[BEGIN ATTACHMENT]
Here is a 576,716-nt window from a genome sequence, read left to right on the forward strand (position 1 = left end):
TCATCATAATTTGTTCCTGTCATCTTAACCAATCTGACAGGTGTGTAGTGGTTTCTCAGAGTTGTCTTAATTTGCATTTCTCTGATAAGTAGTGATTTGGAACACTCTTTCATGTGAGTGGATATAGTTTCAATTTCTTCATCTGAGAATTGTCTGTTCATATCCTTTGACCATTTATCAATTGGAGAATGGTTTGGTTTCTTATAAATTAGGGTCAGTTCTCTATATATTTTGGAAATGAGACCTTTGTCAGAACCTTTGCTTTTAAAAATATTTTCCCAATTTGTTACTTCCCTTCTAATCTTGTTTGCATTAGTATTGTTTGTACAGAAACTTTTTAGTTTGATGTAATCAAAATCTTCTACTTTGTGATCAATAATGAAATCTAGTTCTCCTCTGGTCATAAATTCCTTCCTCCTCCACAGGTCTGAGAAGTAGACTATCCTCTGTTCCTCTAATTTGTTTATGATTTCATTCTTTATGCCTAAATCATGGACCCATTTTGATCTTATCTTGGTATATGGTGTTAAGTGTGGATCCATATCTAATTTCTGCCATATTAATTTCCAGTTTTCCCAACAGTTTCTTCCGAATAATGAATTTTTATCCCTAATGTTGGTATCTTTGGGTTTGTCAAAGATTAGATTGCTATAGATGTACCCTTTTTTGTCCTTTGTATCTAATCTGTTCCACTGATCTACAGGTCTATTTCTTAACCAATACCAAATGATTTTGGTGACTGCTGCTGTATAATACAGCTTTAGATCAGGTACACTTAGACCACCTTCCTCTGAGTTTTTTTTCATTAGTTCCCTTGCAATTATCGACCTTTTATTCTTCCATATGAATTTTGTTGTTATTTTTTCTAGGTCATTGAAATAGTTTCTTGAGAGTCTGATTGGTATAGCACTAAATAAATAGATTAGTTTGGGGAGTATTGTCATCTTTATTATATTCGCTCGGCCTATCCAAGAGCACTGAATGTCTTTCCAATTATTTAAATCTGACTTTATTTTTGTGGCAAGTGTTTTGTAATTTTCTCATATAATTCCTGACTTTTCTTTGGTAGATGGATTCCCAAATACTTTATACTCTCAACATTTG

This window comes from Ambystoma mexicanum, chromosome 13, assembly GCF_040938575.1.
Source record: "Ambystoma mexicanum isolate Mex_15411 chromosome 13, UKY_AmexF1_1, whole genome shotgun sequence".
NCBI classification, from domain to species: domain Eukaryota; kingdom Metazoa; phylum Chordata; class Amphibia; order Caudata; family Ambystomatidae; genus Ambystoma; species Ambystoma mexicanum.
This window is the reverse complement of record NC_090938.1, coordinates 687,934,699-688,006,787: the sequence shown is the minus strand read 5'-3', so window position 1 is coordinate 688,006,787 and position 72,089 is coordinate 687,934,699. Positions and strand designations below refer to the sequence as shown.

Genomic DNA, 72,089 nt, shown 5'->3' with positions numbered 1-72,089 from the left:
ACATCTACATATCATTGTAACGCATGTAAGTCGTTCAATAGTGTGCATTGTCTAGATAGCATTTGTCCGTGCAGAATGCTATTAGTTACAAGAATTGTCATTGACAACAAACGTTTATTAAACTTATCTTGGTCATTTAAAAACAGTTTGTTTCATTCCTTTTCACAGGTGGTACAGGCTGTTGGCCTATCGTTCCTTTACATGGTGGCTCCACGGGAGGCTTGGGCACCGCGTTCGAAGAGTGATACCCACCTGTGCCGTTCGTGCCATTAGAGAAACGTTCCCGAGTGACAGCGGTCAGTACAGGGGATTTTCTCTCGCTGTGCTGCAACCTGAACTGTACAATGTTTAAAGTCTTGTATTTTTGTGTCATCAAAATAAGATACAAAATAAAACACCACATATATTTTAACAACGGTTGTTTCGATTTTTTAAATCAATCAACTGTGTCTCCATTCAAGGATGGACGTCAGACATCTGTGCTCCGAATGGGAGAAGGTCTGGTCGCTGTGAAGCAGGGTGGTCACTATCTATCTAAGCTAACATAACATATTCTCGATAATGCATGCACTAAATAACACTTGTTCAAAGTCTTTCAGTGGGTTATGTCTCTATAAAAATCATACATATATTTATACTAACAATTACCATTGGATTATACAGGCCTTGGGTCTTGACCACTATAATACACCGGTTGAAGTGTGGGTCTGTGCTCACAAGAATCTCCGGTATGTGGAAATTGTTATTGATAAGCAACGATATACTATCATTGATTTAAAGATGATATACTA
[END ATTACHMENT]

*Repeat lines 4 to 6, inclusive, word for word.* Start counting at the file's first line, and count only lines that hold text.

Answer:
Source record: "Ambystoma mexicanum isolate Mex_15411 chromosome 13, UKY_AmexF1_1, whole genome shotgun sequence".
NCBI classification, from domain to species: domain Eukaryota; kingdom Metazoa; phylum Chordata; class Amphibia; order Caudata; family Ambystomatidae; genus Ambystoma; species Ambystoma mexicanum.
This window is the reverse complement of record NC_090938.1, coordinates 687,934,699-688,006,787: the sequence shown is the minus strand read 5'-3', so window position 1 is coordinate 688,006,787 and position 72,089 is coordinate 687,934,699. Positions and strand designations below refer to the sequence as shown.